November 19, 2021
(WASHINGTON) — When he was 12 years old, the harmony of a honeybee colony captured Martin Posse’s imagination.
Each bee in a hive performs its part of an intricate dance; some bees forage for nectar while others help raise the young. Another group defends the queen or builds the hive. A queen bee lays eggs to grow the colony. Every bee plays a role and every role helps the hive. “We don’t see the bee as an individual, we look at the whole hive as an individual,” Posse said.
Growing up in Córdoba, Argentina, Posse attended a high school that specialized in farming and mastered the skills to run a small farm. Of all the animals he studied, the bees intrigued him most. Following graduation, Posse started his own beekeeping operation for three years before moving away to pursue graphic design and software engineering. In 2001, he moved to the United States and settled in Maryland.
“For a very long time I was just an IT engineer,” Posse said. That changed about eight years ago when Posse moved onto a larger plot of land and discovered his neighbor was a beekeeper. “I mentioned I was a beekeeper, and it took me two days to be into bees again,” he said.Posse started his honey business New Horizons Apiaries from scratch with just two hives and now owns over 100. Yet the path to success was not always straight or smooth.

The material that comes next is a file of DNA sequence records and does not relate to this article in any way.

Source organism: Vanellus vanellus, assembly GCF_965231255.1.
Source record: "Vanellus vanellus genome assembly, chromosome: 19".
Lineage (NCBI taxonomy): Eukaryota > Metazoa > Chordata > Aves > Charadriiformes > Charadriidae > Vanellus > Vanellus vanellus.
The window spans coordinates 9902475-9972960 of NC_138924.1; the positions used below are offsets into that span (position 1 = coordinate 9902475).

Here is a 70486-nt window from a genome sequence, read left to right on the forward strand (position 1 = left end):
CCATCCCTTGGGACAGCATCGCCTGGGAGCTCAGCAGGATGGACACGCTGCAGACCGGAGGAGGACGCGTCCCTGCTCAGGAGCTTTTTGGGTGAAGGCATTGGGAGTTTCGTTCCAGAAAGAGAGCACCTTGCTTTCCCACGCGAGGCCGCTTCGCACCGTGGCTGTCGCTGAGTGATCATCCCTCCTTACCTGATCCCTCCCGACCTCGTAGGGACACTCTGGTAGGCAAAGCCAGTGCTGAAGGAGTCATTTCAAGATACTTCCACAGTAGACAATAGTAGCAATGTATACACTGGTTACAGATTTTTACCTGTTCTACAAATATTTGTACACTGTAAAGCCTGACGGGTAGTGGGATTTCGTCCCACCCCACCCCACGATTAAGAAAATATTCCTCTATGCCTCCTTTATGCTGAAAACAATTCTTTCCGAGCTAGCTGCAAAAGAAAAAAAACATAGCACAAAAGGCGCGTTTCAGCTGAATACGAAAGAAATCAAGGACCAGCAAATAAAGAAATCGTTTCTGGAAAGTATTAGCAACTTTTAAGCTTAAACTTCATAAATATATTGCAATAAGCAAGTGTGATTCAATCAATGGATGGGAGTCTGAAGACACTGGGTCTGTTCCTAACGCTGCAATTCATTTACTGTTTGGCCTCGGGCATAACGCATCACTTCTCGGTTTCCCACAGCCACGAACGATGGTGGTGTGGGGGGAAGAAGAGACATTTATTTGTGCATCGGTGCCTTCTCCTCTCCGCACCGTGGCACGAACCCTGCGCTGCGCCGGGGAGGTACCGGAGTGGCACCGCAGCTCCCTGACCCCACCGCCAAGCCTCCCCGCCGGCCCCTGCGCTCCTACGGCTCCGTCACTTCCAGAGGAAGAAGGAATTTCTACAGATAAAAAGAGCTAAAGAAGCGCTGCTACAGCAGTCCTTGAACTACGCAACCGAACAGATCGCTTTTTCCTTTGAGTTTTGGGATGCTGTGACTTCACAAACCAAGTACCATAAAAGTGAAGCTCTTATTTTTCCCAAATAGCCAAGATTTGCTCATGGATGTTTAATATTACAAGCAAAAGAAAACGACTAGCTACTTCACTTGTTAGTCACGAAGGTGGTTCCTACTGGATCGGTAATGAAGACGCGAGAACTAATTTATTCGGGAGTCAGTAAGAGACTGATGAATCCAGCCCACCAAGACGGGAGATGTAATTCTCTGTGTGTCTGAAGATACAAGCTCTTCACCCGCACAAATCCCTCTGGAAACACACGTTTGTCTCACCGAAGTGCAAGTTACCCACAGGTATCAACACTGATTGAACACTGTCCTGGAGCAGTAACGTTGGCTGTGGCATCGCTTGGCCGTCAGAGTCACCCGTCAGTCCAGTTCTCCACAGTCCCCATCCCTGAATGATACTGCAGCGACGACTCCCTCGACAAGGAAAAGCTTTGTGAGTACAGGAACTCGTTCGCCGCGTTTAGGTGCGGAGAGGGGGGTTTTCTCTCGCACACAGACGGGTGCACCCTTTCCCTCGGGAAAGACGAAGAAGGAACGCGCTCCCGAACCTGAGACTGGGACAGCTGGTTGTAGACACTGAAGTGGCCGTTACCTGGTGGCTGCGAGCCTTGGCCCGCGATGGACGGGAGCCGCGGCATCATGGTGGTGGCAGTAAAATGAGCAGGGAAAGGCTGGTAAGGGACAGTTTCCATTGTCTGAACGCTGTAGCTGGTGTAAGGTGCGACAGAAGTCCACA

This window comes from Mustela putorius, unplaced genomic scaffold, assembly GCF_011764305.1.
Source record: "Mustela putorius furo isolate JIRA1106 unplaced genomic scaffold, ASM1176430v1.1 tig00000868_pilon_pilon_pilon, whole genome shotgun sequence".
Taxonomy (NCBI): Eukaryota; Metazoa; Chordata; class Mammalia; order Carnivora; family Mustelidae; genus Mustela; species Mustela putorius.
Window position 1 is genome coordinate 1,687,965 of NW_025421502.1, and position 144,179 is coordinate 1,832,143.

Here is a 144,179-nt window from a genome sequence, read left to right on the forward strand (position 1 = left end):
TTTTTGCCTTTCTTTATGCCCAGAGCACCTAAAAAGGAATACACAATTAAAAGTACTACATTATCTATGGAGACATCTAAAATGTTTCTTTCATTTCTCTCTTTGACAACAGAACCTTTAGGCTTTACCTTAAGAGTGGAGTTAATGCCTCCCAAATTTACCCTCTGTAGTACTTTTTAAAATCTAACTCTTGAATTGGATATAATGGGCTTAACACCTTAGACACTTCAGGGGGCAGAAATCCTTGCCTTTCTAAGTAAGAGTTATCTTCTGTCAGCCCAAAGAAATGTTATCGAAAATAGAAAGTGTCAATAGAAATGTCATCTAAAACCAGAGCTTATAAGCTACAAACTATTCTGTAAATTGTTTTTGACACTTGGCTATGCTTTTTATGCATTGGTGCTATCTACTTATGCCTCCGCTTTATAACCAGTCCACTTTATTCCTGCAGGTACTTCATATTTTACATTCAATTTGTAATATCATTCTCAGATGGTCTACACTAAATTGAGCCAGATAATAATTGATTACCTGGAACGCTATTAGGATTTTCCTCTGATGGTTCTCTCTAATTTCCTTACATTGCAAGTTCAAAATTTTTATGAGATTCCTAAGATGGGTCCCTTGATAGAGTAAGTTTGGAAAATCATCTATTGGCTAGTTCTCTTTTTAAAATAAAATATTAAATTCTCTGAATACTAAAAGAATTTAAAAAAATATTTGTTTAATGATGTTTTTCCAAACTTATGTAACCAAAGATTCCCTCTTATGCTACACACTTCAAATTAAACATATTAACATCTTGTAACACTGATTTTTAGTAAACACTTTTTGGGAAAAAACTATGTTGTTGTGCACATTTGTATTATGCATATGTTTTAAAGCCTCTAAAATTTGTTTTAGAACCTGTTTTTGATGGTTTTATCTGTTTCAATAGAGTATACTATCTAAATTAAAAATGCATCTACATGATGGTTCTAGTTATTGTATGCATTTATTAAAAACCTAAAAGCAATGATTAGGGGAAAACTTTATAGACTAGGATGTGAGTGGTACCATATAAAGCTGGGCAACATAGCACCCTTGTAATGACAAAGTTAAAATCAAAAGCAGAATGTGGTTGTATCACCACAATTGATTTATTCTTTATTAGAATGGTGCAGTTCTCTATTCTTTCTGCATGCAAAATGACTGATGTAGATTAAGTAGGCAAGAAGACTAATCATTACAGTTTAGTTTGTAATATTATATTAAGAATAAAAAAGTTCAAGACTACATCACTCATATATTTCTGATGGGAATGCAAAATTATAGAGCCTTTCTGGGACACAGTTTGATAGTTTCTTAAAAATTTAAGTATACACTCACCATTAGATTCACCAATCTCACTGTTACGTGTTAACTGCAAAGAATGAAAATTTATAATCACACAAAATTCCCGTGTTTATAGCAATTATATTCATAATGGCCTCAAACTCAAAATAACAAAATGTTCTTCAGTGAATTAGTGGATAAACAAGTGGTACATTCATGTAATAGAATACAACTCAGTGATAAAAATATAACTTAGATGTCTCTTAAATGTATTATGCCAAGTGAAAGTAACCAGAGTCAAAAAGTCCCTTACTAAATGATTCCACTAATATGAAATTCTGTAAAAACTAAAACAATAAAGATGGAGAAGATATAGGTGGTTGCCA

“We always have challenges, the whole beekeeping thing is a challenge, a big challenge” Posse explained. “We have problems with availability of food and resources for the bees. We have problems with mites which kill hives like nothing. Managing bees is an amazing thing, but you have to work with the bees to make sure they are healthy and thriving.”
Posse has expanded New Horizons to sell beekeeping equipment and offers a class “Dive into the Hive” where participants can see the inside of a bee colony and learn about its social structure.
Most of New Horizons’ sales come from weekly farmers’ markets in Washington, D.C., Maryland, and Virginia. Customers may place some orders online and pick up their purchases at the New Horizons farm in Ijamsville, Maryland.
Last year, the COVID-19 pandemic posed a major obstacle for New Horizons, a small business built around word-of-mouth and in-person sales. “We depend on people buying, and if people are not allowed to go out, then we have lost our customers,” Posse said.
During the height of the pandemic, Posse participated in a few local markets that reserved limited space for food producers. “I was lucky enough to get into some markets and sell honey but there were not a lot of people buying, and we sold less like everyone else,” Posse said. Despite some sales, New Horizons, fell short of the $5,000 per month that he needs to remain profitable.
This year Posse estimates the business has recovered about 20% of its revenue.
Beekeeping “is a very expensive business, and the places we sell at also have a very high cost with fees and the cost of production” Posse said. “With all those [costs] added, the margins are very small.”
The comradery among beekeepers is key to reducing some of those costs and lowering the barriers to entering the industry. “We collaborate with other beekeepers. We try to help each other out, and I have been very lucky to have good friends that are into the business and they have facilitated me to use their equipment in many cases,” Posse said. “There is a huge community of beekeepers, and there is a lot of cross-training and support for new beekeepers.”